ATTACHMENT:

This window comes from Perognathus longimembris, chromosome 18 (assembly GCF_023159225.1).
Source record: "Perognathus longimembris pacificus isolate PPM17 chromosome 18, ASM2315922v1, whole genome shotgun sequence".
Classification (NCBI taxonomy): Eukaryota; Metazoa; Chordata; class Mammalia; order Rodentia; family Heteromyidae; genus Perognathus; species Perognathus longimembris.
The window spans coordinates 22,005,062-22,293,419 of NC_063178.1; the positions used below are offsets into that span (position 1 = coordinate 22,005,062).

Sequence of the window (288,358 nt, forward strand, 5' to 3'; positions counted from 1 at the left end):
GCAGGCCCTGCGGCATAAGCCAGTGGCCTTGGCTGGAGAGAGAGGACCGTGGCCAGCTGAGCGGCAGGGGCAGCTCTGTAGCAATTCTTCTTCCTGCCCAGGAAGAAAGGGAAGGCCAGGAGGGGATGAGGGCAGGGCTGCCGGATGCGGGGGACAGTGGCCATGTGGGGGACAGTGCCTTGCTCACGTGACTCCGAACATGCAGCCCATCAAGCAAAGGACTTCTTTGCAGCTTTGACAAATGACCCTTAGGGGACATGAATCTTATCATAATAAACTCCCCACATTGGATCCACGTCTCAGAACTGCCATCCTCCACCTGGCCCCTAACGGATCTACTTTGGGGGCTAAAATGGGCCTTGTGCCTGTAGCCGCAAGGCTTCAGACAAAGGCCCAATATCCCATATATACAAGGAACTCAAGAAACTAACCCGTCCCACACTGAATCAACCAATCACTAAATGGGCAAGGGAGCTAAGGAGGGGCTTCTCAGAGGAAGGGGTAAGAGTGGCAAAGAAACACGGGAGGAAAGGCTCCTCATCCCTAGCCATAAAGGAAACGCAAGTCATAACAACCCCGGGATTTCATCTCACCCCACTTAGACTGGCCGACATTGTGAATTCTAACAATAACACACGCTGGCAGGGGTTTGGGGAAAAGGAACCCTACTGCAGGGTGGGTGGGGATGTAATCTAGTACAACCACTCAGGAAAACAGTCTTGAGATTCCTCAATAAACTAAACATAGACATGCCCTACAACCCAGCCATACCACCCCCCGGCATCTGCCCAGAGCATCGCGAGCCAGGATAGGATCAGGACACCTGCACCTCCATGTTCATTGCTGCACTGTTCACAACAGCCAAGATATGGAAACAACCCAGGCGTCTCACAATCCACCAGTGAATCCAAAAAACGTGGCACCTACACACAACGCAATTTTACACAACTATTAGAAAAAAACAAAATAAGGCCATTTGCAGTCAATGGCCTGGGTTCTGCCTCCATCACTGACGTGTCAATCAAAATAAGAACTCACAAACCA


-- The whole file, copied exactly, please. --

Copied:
This window comes from Perognathus longimembris, chromosome 18 (assembly GCF_023159225.1).
Source record: "Perognathus longimembris pacificus isolate PPM17 chromosome 18, ASM2315922v1, whole genome shotgun sequence".
Classification (NCBI taxonomy): Eukaryota; Metazoa; Chordata; class Mammalia; order Rodentia; family Heteromyidae; genus Perognathus; species Perognathus longimembris.
The window spans coordinates 22,005,062-22,293,419 of NC_063178.1; the positions used below are offsets into that span (position 1 = coordinate 22,005,062).

Sequence of the window (288,358 nt, forward strand, 5' to 3'; positions counted from 1 at the left end):
GCAGGCCCTGCGGCATAAGCCAGTGGCCTTGGCTGGAGAGAGAGGACCGTGGCCAGCTGAGCGGCAGGGGCAGCTCTGTAGCAATTCTTCTTCCTGCCCAGGAAGAAAGGGAAGGCCAGGAGGGGATGAGGGCAGGGCTGCCGGATGCGGGGGACAGTGGCCATGTGGGGGACAGTGCCTTGCTCACGTGACTCCGAACATGCAGCCCATCAAGCAAAGGACTTCTTTGCAGCTTTGACAAATGACCCTTAGGGGACATGAATCTTATCATAATAAACTCCCCACATTGGATCCACGTCTCAGAACTGCCATCCTCCACCTGGCCCCTAACGGATCTACTTTGGGGGCTAAAATGGGCCTTGTGCCTGTAGCCGCAAGGCTTCAGACAAAGGCCCAATATCCCATATATACAAGGAACTCAAGAAACTAACCCGTCCCACACTGAATCAACCAATCACTAAATGGGCAAGGGAGCTAAGGAGGGGCTTCTCAGAGGAAGGGGTAAGAGTGGCAAAGAAACACGGGAGGAAAGGCTCCTCATCCCTAGCCATAAAGGAAACGCAAGTCATAACAACCCCGGGATTTCATCTCACCCCACTTAGACTGGCCGACATTGTGAATTCTAACAATAACACACGCTGGCAGGGGTTTGGGGAAAAGGAACCCTACTGCAGGGTGGGTGGGGATGTAATCTAGTACAACCACTCAGGAAAACAGTCTTGAGATTCCTCAATAAACTAAACATAGACATGCCCTACAACCCAGCCATACCACCCCCCGGCATCTGCCCAGAGCATCGCGAGCCAGGATAGGATCAGGACACCTGCACCTCCATGTTCATTGCTGCACTGTTCACAACAGCCAAGATATGGAAACAACCCAGGCGTCTCACAATCCACCAGTGAATCCAAAAAACGTGGCACCTACACACAACGCAATTTTACACAACTATTAGAAAAAAACAAAATAAGGCCATTTGCAGTCAATGGCCTGGGTTCTGCCTCCATCACTGACGTGTCAATCAAAATAAGAACTCACAAACCA